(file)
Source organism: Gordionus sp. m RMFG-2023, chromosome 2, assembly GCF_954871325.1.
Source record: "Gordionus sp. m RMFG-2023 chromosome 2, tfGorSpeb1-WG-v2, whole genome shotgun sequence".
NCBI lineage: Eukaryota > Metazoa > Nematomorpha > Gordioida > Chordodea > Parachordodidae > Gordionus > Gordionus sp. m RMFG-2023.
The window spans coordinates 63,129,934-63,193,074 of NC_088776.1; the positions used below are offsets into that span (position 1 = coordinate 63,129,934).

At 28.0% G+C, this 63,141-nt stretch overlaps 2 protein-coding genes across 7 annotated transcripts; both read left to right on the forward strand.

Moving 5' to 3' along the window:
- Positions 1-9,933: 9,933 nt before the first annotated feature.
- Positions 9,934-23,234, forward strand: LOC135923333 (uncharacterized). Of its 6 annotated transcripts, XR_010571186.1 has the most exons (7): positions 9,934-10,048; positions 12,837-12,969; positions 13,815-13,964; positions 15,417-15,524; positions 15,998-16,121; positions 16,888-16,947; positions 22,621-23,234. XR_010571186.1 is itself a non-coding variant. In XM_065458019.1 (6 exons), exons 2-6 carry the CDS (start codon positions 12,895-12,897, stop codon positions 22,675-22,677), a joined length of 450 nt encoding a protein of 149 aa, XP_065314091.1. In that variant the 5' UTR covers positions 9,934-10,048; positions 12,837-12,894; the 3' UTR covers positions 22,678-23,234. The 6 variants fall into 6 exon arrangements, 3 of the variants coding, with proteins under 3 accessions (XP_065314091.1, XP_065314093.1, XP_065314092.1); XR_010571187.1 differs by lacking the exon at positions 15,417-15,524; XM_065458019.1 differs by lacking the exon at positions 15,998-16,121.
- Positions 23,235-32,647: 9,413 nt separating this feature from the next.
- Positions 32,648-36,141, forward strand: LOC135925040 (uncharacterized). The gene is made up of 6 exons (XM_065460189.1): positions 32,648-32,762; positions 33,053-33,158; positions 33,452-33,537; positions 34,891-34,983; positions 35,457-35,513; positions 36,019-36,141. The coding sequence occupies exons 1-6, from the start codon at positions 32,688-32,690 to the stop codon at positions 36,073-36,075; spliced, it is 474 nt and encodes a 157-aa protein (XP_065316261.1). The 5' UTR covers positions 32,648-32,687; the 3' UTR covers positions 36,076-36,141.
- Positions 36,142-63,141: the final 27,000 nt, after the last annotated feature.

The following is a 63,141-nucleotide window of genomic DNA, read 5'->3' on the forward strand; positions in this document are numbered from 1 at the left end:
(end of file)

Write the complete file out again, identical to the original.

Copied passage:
Source organism: Gordionus sp. m RMFG-2023, chromosome 2, assembly GCF_954871325.1.
Source record: "Gordionus sp. m RMFG-2023 chromosome 2, tfGorSpeb1-WG-v2, whole genome shotgun sequence".
NCBI lineage: Eukaryota > Metazoa > Nematomorpha > Gordioida > Chordodea > Parachordodidae > Gordionus > Gordionus sp. m RMFG-2023.
The window spans coordinates 63,129,934-63,193,074 of NC_088776.1; the positions used below are offsets into that span (position 1 = coordinate 63,129,934).

At 28.0% G+C, this 63,141-nt stretch overlaps 2 protein-coding genes across 7 annotated transcripts; both read left to right on the forward strand.

Moving 5' to 3' along the window:
- Positions 1-9,933: 9,933 nt before the first annotated feature.
- Positions 9,934-23,234, forward strand: LOC135923333 (uncharacterized). Of its 6 annotated transcripts, XR_010571186.1 has the most exons (7): positions 9,934-10,048; positions 12,837-12,969; positions 13,815-13,964; positions 15,417-15,524; positions 15,998-16,121; positions 16,888-16,947; positions 22,621-23,234. XR_010571186.1 is itself a non-coding variant. In XM_065458019.1 (6 exons), exons 2-6 carry the CDS (start codon positions 12,895-12,897, stop codon positions 22,675-22,677), a joined length of 450 nt encoding a protein of 149 aa, XP_065314091.1. In that variant the 5' UTR covers positions 9,934-10,048; positions 12,837-12,894; the 3' UTR covers positions 22,678-23,234. The 6 variants fall into 6 exon arrangements, 3 of the variants coding, with proteins under 3 accessions (XP_065314091.1, XP_065314093.1, XP_065314092.1); XR_010571187.1 differs by lacking the exon at positions 15,417-15,524; XM_065458019.1 differs by lacking the exon at positions 15,998-16,121.
- Positions 23,235-32,647: 9,413 nt separating this feature from the next.
- Positions 32,648-36,141, forward strand: LOC135925040 (uncharacterized). The gene is made up of 6 exons (XM_065460189.1): positions 32,648-32,762; positions 33,053-33,158; positions 33,452-33,537; positions 34,891-34,983; positions 35,457-35,513; positions 36,019-36,141. The coding sequence occupies exons 1-6, from the start codon at positions 32,688-32,690 to the stop codon at positions 36,073-36,075; spliced, it is 474 nt and encodes a 157-aa protein (XP_065316261.1). The 5' UTR covers positions 32,648-32,687; the 3' UTR covers positions 36,076-36,141.
- Positions 36,142-63,141: the final 27,000 nt, after the last annotated feature.

The following is a 63,141-nucleotide window of genomic DNA, read 5'->3' on the forward strand; positions in this document are numbered from 1 at the left end: